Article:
Claremore Daily Progress


August 15, 2012

8 dead deer discovered near Verdigris River

CLAREMORE — Water samples were tested over the weekend in regards to eight dead deer discovered Aug. 8 in or near the Verdigris River.

A biologist searched the area north of the Will Rogers Turnpike bridge where he found the deer and took water samples, said Craig Endicott, northeast regional supervisor for the Oklahoma Department of Wildlife Conservation.
Biologist Erik Bartholomew, of the Oklahoma Department of Wildlife Conservation,   received the water samples Thursday, and sent them to Oklahoma State University laboratories for testing.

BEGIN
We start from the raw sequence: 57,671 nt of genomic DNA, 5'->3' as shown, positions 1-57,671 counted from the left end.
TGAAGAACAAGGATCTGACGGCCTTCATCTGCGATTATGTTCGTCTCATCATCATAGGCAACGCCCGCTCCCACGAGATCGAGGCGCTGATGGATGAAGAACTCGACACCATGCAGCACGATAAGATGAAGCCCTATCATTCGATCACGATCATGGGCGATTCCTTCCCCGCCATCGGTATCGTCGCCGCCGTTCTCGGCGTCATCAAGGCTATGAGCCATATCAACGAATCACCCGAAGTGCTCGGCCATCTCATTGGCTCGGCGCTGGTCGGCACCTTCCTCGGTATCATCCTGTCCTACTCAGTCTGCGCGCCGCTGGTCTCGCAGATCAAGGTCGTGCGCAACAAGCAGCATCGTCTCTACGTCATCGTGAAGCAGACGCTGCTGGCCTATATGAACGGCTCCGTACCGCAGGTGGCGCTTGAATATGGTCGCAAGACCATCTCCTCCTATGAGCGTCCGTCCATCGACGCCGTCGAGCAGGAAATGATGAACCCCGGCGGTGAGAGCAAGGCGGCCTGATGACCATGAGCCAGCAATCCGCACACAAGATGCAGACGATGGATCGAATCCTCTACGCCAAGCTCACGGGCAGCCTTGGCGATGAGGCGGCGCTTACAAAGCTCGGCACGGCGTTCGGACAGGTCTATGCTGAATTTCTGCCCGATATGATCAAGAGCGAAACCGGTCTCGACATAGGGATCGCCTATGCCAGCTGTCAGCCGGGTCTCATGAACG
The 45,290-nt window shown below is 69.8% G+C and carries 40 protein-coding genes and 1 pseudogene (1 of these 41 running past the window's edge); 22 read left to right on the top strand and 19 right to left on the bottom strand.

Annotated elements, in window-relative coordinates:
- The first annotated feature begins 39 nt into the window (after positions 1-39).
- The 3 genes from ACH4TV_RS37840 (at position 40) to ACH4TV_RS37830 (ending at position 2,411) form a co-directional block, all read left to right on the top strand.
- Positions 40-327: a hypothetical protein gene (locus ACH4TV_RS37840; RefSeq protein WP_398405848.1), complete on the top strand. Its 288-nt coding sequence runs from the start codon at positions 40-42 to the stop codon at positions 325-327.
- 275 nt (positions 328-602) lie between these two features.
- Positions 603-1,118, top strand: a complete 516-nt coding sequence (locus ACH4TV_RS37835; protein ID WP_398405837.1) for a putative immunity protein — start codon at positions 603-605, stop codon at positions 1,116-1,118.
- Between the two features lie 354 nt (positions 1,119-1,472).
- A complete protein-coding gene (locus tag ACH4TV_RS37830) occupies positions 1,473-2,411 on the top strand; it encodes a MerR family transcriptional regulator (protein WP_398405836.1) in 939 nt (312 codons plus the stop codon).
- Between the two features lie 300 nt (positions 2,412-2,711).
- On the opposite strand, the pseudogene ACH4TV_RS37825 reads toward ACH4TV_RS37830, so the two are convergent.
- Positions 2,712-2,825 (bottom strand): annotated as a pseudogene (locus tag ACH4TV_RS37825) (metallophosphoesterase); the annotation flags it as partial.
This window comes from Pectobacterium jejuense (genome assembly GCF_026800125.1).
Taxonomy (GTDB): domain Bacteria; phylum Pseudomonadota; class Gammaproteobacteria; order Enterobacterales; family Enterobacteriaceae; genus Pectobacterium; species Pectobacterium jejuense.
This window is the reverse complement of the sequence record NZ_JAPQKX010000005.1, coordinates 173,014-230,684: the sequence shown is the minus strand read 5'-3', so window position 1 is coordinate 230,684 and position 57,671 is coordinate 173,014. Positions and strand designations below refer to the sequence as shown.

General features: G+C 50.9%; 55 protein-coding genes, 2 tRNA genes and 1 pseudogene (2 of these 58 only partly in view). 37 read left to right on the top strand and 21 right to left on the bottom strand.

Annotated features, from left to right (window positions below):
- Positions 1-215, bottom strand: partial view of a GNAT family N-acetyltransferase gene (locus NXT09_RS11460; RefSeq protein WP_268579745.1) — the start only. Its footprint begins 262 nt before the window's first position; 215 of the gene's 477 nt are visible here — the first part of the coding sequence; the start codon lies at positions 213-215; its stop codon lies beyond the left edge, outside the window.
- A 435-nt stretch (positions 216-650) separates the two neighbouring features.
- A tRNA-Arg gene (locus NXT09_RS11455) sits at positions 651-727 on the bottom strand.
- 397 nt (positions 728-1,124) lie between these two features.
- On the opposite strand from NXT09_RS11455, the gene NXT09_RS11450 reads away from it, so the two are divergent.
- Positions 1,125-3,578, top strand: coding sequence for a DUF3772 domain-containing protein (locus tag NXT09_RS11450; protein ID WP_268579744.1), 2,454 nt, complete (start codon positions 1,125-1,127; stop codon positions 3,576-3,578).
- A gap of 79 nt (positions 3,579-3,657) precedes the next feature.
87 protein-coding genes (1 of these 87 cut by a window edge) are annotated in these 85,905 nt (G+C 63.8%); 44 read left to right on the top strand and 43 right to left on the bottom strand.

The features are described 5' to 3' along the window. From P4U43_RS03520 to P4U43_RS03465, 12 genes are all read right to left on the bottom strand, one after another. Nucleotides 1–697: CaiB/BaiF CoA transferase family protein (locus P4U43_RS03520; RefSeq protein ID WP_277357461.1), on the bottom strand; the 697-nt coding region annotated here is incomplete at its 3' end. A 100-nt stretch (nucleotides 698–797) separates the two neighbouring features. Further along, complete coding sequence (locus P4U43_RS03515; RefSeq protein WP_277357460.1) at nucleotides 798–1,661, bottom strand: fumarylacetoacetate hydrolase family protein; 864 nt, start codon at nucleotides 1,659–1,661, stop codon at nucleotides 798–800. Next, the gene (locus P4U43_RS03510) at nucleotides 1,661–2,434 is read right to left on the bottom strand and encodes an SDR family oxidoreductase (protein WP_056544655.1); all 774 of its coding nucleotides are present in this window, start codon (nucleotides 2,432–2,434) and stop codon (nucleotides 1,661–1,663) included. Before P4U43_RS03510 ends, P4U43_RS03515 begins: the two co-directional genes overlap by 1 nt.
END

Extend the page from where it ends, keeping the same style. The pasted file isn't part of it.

The goal was to find if blue-green algae caused the deaths. 
Water samples from the area came back negative, said Bartholomew.
He said it seems that the deer died from a certain type of viral disease called epizotic hemorrhagic disease, or “bluetongue,” which is transmitted by the bite of a midge-small fly.
Humans are not susceptible to the disease.
The virus causes a fever as it attacks a deer’s lungs and spleen, causing the organs to hemorrhage leading to internal bleeding.
A fresh sample of a sick deer was recently obtained and transported to Oklahoma State University, said Bartholomew. 
The deer will be examined to determine if the viral disease was the cause and the results should be available in about a week.
Affected deer often walk with their heads down, stumble and might drool or foam at the mouth.  
He said people who see sick deer should call their county game warden.

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